Questions To Ask Your Contractor

We want you to make the most informed decision when selecting a contractor for your project. To help you navigate this process, consider asking the following questions:

Are you licensed?

Why: Work performed by an unlicensed contractor can be a huge liability for homeowners. If you hire an unlicensed contractors who finishes half a project, or does one poorly, and then disappears you are left picking up the pieces. If you hire a contractor licensed by the state, you have backup when fighting this type of battle!

Are your employees paid hourly or by piece work?

Why: Piece work is notorious for poor workmanship. Paying by the piece encourages (or even forces) employees to concentrate on speed rather than on quality. Paying employees hourly enforces a concentration on quality.

How long will I have to wait between the roof being torn off and the new roof being installed?

Why: You should not have to wait more than a few days with an open roof. Watch out for companies that cannot give you this promise! An exposed roof leaves you susceptible to leaks and damage.

Do you have a showroom?

Why: Proof of a well-established company can be found with those that have an office location / showroom outside of their truck.

Are you insured?

Why: If a roofer falls off your roof and breaks his legs and your contractor does not carry workers compensation insurance, you may be liable for his injuries! If your contractor accidentally breaks something, you do not want to be held financially responsible for the repairs. Make sure your contractor holds liability insurance for this purpose.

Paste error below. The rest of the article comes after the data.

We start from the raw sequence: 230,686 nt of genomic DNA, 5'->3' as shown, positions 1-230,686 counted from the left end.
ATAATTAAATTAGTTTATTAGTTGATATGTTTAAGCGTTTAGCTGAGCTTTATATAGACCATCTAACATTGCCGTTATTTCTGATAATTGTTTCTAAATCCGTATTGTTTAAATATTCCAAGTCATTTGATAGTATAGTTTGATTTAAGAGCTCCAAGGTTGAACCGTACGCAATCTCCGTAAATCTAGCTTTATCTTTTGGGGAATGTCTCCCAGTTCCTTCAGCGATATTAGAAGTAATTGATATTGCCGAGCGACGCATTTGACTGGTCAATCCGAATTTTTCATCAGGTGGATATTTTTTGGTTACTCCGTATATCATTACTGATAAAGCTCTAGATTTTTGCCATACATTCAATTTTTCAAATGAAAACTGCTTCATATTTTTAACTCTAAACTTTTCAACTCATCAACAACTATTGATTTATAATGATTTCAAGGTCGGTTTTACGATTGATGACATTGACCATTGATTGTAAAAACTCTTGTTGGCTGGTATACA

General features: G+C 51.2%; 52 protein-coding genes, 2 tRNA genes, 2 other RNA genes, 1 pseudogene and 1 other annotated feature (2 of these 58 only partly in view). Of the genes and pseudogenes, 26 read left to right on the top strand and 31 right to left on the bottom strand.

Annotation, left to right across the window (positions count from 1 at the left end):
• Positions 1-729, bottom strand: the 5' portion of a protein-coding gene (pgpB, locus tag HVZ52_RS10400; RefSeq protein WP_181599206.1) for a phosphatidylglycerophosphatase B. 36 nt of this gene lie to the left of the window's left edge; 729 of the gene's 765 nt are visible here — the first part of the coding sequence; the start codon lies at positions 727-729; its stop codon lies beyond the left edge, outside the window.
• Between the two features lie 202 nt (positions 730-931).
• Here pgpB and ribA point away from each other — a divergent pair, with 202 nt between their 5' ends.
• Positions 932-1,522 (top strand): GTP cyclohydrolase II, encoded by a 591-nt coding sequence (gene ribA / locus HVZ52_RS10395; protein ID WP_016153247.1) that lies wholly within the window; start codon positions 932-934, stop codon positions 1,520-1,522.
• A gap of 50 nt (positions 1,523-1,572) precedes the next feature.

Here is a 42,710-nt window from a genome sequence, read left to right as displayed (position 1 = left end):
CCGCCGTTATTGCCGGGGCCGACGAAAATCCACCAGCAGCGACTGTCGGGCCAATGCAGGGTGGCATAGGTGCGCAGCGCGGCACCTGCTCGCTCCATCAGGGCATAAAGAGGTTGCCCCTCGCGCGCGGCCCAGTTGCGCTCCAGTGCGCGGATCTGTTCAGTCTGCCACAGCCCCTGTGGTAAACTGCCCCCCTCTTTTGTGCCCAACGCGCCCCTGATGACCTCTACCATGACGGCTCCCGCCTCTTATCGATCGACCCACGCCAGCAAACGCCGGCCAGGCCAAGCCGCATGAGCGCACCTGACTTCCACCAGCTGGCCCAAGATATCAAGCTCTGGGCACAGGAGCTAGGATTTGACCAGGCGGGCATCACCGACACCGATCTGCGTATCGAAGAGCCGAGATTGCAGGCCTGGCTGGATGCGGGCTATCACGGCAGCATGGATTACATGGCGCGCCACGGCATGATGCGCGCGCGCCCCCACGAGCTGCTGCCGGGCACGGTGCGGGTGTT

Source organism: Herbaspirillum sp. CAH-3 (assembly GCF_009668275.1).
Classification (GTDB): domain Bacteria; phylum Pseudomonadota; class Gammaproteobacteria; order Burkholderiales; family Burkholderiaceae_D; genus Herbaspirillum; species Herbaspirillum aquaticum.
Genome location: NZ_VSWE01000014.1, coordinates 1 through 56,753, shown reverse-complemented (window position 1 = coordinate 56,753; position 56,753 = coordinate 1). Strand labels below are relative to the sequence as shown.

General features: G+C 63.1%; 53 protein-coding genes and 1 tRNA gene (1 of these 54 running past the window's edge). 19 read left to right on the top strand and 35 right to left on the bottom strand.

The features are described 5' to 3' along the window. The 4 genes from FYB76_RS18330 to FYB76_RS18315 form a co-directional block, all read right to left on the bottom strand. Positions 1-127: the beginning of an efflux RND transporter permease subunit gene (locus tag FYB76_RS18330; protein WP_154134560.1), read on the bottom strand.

Can I speak with the owner?

Why: This is a matter of preference. If you’re okay with working with a large corporation, this one doesn’t matter, (and there is nothing wrong with that). But, if working with a true family run business is valuable, ask to speak with the owner. There are a lot of companies out there claiming to be “family owned and operated” as a marketing tactic, but the owner is so removed from the business operations, that you’ll almost never get an opportunity to speak with them.

Other things to consider:

  • Do they value your time?
  • How long does an estimate take?
  • Some contractors will require appointments up to 3-4 hours just to provide an estimate and ask that both homeowners be available during that time. Do not be fooled by this sales tactic, a roofing estimate should not take too much of your valuable time.
  • Alternatively, your contractor should be available to thoroughly answer your questions and discuss your concerns.
  • How long before you get your estimate?
  • Hours? Days? Weeks?
  • Do they value your opinion?
  • Is your contractor trying to educate you or sell to you?
  • Know the difference between a friendly face and a salesman. Be wary of heavy sales tactics.
  • Don’t pay for a brand.
  • While there is value to using a recognizable company, don’t pay extraordinary amounts for a brand that delivers the same experience and warranties as many other contractors for a much higher cost.